Traditionally, the ships’ restaurants organize two dinner services per day, early dining and late dining, and passengers are allocated a set dining time for the entire cruise; a recent trend is to allow diners to dine whenever they want. Having two dinner times allows the ship to have enough time and space to accommodate all of their guests. Having two different dinner services can cause some conflicts with some of the ship’s events (such as shows and performances) for the late diners, but this problem is usually fixed by having a shorter version of the event take place before late dinner. Cunard Line ships maintain the class tradition of ocean liners and have separate dining rooms for different types of suites, while Celebrity Cruises and Princess Cruises have a standard dining room and “upgrade” specialty restaurants that require pre-booking and cover charges. Many cruises schedule one or more “formal dining” nights. Guests dress “formally”, however that is defined for the ship, often suits and ties or even tuxedos for men, and formal dresses for women. The menu is more upscale than usual.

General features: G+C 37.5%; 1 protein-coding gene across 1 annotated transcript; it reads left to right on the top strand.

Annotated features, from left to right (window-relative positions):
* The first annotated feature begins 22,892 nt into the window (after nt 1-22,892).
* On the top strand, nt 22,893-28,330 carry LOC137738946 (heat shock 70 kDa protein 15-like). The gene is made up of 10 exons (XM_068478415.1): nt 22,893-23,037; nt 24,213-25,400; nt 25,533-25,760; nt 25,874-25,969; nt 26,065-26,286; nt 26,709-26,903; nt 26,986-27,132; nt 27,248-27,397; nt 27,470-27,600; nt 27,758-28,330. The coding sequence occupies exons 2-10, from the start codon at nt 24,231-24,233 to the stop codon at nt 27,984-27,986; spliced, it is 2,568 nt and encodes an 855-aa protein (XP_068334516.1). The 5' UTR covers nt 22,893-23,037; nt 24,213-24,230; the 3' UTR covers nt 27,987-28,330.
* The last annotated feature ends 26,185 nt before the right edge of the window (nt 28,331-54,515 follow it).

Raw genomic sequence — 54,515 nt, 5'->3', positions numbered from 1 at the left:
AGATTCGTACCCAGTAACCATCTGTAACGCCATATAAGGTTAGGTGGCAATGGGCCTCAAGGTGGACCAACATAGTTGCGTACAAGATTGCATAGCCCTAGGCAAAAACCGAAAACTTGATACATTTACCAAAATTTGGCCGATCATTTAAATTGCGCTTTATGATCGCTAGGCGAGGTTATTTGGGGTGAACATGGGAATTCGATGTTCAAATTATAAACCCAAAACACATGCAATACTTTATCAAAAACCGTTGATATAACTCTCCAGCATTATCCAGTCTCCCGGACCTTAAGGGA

Besides the dining room, modern cruise ships often contain one or more casual buffet-style eateries, which may be open 24 hours and with menus that vary throughout the day to provide meals ranging from breakfast to late-night snacks. Ships also feature numerous bars and nightclubs for passenger entertainment; the majority of cruise lines do not include alcoholic beverages in their fares and passengers are expected to pay for drinks as they consume them. Most cruise lines also prohibit passengers from bringing aboard and consuming their own beverages, including alcohol, while aboard. Alcohol purchased duty-free is sealed and returned to passengers when they debark.
There is often a central galley responsible for serving all major restaurants aboard the ship, though specialty restaurants may have their own separate galleys.
As with any vessel, adequate provisioning is crucial, especially on a cruise ship serving several thousand meals at each seating. For example, a quasi “military operation” is required to load and unload 3600 passengers and eight tons of food at the beginning and end of each cruise, for the Royal Princess.